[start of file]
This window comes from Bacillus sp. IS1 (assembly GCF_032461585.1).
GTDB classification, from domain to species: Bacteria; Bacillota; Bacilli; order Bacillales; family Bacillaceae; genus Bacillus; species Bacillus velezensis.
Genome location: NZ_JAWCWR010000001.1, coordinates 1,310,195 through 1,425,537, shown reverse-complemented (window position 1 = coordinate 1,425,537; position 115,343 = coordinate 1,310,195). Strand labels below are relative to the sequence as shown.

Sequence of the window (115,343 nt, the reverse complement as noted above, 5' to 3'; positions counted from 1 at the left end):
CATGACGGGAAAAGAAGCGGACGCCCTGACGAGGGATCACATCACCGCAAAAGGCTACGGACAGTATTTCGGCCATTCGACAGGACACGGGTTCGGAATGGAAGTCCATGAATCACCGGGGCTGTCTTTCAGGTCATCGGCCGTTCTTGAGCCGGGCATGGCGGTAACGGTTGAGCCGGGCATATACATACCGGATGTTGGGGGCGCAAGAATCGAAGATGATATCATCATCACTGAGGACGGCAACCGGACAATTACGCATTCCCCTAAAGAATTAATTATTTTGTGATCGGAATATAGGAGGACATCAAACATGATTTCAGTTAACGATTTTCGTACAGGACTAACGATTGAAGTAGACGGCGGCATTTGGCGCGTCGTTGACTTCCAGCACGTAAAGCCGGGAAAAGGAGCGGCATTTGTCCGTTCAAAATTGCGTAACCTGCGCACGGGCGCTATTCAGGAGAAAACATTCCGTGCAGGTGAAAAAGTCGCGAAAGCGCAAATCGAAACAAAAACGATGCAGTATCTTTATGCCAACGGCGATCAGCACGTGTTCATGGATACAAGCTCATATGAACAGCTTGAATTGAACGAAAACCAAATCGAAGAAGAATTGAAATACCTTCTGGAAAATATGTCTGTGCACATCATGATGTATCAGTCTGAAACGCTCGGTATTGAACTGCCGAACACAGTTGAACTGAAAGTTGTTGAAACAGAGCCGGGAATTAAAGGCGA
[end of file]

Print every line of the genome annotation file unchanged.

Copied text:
This window comes from Bacillus sp. IS1 (assembly GCF_032461585.1).
GTDB classification, from domain to species: Bacteria; Bacillota; Bacilli; order Bacillales; family Bacillaceae; genus Bacillus; species Bacillus velezensis.
Genome location: NZ_JAWCWR010000001.1, coordinates 1,310,195 through 1,425,537, shown reverse-complemented (window position 1 = coordinate 1,425,537; position 115,343 = coordinate 1,310,195). Strand labels below are relative to the sequence as shown.

Sequence of the window (115,343 nt, the reverse complement as noted above, 5' to 3'; positions counted from 1 at the left end):
CATGACGGGAAAAGAAGCGGACGCCCTGACGAGGGATCACATCACCGCAAAAGGCTACGGACAGTATTTCGGCCATTCGACAGGACACGGGTTCGGAATGGAAGTCCATGAATCACCGGGGCTGTCTTTCAGGTCATCGGCCGTTCTTGAGCCGGGCATGGCGGTAACGGTTGAGCCGGGCATATACATACCGGATGTTGGGGGCGCAAGAATCGAAGATGATATCATCATCACTGAGGACGGCAACCGGACAATTACGCATTCCCCTAAAGAATTAATTATTTTGTGATCGGAATATAGGAGGACATCAAACATGATTTCAGTTAACGATTTTCGTACAGGACTAACGATTGAAGTAGACGGCGGCATTTGGCGCGTCGTTGACTTCCAGCACGTAAAGCCGGGAAAAGGAGCGGCATTTGTCCGTTCAAAATTGCGTAACCTGCGCACGGGCGCTATTCAGGAGAAAACATTCCGTGCAGGTGAAAAAGTCGCGAAAGCGCAAATCGAAACAAAAACGATGCAGTATCTTTATGCCAACGGCGATCAGCACGTGTTCATGGATACAAGCTCATATGAACAGCTTGAATTGAACGAAAACCAAATCGAAGAAGAATTGAAATACCTTCTGGAAAATATGTCTGTGCACATCATGATGTATCAGTCTGAAACGCTCGGTATTGAACTGCCGAACACAGTTGAACTGAAAGTTGTTGAAACAGAGCCGGGAATTAAAGGCGA